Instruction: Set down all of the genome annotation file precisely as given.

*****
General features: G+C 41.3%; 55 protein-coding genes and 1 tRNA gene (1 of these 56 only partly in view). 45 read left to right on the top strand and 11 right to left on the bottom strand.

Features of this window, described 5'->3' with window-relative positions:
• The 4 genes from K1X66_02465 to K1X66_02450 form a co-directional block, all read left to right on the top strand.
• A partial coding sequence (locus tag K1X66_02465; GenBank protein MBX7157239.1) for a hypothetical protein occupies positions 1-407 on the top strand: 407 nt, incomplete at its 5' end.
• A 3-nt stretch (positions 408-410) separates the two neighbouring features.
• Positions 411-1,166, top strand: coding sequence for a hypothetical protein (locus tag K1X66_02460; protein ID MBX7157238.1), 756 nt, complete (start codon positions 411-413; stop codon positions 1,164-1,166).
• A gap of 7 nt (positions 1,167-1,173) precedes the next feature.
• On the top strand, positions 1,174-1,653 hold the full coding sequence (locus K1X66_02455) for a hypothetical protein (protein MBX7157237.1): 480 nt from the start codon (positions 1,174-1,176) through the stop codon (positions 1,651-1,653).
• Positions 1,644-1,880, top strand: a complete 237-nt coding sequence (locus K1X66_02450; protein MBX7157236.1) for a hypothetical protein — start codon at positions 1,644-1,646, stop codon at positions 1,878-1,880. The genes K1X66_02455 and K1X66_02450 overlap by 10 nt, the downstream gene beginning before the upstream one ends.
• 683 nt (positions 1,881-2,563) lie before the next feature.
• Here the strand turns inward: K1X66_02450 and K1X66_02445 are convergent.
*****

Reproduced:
General features: G+C 41.3%; 55 protein-coding genes and 1 tRNA gene (1 of these 56 only partly in view). 45 read left to right on the top strand and 11 right to left on the bottom strand.

Features of this window, described 5'->3' with window-relative positions:
• The 4 genes from K1X66_02465 to K1X66_02450 form a co-directional block, all read left to right on the top strand.
• A partial coding sequence (locus tag K1X66_02465; GenBank protein MBX7157239.1) for a hypothetical protein occupies positions 1-407 on the top strand: 407 nt, incomplete at its 5' end.
• A 3-nt stretch (positions 408-410) separates the two neighbouring features.
• Positions 411-1,166, top strand: coding sequence for a hypothetical protein (locus tag K1X66_02460; protein ID MBX7157238.1), 756 nt, complete (start codon positions 411-413; stop codon positions 1,164-1,166).
• A gap of 7 nt (positions 1,167-1,173) precedes the next feature.
• On the top strand, positions 1,174-1,653 hold the full coding sequence (locus K1X66_02455) for a hypothetical protein (protein MBX7157237.1): 480 nt from the start codon (positions 1,174-1,176) through the stop codon (positions 1,651-1,653).
• Positions 1,644-1,880, top strand: a complete 237-nt coding sequence (locus K1X66_02450; protein MBX7157236.1) for a hypothetical protein — start codon at positions 1,644-1,646, stop codon at positions 1,878-1,880. The genes K1X66_02455 and K1X66_02450 overlap by 10 nt, the downstream gene beginning before the upstream one ends.
• 683 nt (positions 1,881-2,563) lie before the next feature.
• Here the strand turns inward: K1X66_02450 and K1X66_02445 are convergent.